When asked how she plans to tackle tough cases or tough persons that she may encounter in her line of work, given that she is a woman in what is traditionally a male-oriented field, she said: “While in Amsterdam, I worked as a duty manager at a tourist attraction where I was at risk every day of encountering and dealing with tough/aggressive persons from all around the world. My experience in dealing with such individuals has taught me a lot about myself and how to handle such situations. Anyone who has been on the receiving end of my ‘tough cookie’ side knows that I am a no-nonsense type of person and can ignite that side of me when necessary.”
There is a lot about this field that makes her tick. “I love how diverse the work can be. There really never is a dull moment and you are kept on your toes at all times. I think this field will definitely challenge me like never before. And because I dislike complacency, I can only embrace being pushed out of my comfort zone despite how uncomfortable it may make me in the moment,” she says.
“For those who know me, dancing was always my passion and I had been dancing since I was three-years-old. After high school, I moved to Amsterdam to study dance at Amsterdamse Hogeschool voor de Kunsten and graduated in 2009, receiving my Bachelors in Performing Arts. Unfortunately, that career was short-lived due to an injury and allowed for reality to come knocking at my door not too long after. It forced me to enter into the work field faster than I had originally planned. Everything I know and am able to do today is based on my work experience and having had to build myself from the ground up.”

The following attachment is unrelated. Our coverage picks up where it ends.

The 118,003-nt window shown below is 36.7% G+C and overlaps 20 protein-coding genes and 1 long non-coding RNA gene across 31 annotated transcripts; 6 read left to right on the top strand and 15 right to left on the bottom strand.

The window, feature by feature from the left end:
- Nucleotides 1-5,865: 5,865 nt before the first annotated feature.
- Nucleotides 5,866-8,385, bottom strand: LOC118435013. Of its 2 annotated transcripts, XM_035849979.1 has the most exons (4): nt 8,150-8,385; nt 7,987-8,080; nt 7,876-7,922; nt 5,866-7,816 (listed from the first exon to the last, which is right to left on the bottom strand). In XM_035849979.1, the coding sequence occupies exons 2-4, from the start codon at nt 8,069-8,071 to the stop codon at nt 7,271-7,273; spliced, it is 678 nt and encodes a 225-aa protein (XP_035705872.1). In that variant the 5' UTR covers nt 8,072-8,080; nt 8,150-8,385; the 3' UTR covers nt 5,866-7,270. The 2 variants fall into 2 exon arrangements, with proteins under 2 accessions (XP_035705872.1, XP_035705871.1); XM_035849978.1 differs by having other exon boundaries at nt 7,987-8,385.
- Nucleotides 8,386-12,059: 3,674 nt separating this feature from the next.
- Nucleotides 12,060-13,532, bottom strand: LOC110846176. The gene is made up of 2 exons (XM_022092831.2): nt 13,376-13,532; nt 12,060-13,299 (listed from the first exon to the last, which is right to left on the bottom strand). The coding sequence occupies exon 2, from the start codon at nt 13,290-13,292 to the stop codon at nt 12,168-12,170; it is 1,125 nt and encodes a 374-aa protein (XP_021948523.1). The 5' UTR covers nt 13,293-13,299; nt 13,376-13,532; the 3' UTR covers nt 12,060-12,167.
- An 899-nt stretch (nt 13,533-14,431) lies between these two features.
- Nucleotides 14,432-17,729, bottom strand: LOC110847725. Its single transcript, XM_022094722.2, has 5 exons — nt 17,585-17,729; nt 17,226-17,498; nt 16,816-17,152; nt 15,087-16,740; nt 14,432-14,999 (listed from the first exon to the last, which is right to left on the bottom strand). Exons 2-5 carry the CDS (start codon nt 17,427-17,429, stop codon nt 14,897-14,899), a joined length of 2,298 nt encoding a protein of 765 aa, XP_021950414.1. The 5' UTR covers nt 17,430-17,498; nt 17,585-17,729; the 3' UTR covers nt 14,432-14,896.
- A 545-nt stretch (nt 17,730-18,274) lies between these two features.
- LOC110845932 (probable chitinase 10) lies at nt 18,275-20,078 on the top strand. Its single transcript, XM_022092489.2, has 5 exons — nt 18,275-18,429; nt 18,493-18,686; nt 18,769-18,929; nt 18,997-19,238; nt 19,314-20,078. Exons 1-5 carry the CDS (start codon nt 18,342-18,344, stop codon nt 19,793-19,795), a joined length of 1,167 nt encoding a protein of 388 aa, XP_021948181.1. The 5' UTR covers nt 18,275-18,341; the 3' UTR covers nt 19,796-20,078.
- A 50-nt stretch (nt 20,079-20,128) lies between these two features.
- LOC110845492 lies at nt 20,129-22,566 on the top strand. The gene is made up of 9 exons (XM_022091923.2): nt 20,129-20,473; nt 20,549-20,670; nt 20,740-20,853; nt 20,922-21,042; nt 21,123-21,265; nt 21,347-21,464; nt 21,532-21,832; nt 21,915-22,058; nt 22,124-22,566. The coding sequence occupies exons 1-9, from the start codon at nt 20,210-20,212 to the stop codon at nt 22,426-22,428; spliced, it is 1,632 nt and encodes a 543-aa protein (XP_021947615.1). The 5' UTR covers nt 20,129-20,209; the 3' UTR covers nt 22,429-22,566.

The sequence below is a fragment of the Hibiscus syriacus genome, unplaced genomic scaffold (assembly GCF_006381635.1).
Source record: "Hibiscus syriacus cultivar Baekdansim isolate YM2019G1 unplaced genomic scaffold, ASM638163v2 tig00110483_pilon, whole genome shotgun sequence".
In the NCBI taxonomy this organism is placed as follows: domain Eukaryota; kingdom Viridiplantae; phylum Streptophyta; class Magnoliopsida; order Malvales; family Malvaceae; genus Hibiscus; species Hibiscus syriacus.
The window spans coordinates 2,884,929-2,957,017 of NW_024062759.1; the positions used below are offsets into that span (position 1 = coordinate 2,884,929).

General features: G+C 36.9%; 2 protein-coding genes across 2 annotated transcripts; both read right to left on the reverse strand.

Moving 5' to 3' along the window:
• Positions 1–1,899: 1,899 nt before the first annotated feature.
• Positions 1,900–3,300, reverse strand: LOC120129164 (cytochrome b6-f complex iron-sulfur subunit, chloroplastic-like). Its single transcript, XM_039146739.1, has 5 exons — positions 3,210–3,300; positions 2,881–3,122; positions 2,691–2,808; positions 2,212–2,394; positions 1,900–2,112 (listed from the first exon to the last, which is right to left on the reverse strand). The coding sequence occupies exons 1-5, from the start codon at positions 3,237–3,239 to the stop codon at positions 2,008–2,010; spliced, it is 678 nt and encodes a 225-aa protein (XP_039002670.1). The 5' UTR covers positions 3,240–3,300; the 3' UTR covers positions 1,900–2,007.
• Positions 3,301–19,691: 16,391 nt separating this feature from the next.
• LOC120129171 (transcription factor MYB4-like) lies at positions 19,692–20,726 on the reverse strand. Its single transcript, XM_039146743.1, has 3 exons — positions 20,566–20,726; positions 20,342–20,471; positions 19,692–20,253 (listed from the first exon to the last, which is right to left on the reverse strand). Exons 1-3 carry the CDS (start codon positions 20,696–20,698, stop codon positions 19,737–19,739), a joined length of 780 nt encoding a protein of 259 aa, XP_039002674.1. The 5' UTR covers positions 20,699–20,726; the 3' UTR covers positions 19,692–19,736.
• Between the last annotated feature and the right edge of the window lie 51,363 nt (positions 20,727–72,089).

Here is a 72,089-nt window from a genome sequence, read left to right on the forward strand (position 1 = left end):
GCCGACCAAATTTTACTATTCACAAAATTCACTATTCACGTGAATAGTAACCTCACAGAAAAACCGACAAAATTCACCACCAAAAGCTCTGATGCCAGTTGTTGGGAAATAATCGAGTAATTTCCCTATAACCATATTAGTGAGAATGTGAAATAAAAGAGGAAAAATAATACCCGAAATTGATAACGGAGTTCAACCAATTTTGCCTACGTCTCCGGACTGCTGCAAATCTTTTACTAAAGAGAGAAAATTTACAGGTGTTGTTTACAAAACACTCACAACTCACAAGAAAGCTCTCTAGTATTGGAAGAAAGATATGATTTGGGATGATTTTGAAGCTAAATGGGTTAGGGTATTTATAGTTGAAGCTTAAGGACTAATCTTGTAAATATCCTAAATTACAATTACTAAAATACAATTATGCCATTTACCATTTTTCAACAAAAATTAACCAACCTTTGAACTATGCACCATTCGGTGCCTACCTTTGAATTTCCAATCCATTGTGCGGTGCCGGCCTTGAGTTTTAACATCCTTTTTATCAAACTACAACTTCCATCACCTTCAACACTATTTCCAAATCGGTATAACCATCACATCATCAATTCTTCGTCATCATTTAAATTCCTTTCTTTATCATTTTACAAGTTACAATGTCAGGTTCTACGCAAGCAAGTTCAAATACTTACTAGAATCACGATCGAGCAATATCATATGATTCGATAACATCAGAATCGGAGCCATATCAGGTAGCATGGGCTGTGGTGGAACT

When asked how she thinks the field can be improved, she said there is quite a huge disconnect between what bailiffs experience and encounter in the field compared to a lawyer’s or judge’s requests and expectations. What is sometimes expected of a bailiff to execute is far from realistic or even possible, she says. “I think we could create a more efficient work relationship if lawyers/judges would occasionally dive into the field with a bailiff and allow themselves to get first-hand experience of what risks or obstacles can arise with certain assignments.”
She shared some words of advice for youngsters interested in pursuing a career in this field. “If you have a vision or a goal that you are passionate about: hold on to it. Do not let people sway you into thinking that what you feel to be your destiny is nothing other than just a dumb idea that should be quickly forgotten. Keep putting in the work to get where you want to be, and never get complacent because we are all replaceable. Finally, continue striving to be the best version of yourself all day, every day.”
Zichem said she is a simple person who enjoys a low-key life. “I enjoy working hard and therefore take pride in what I do. I am a strong believer in how the energy you put out can dictate the quality of your life. And because of that, I believe in treating people from all walks of life with the same respect and kindness, I would want for myself.”
She is excited about her new tasks and is thankful to everyone who helped her reach this far.
Bron: Daily Herald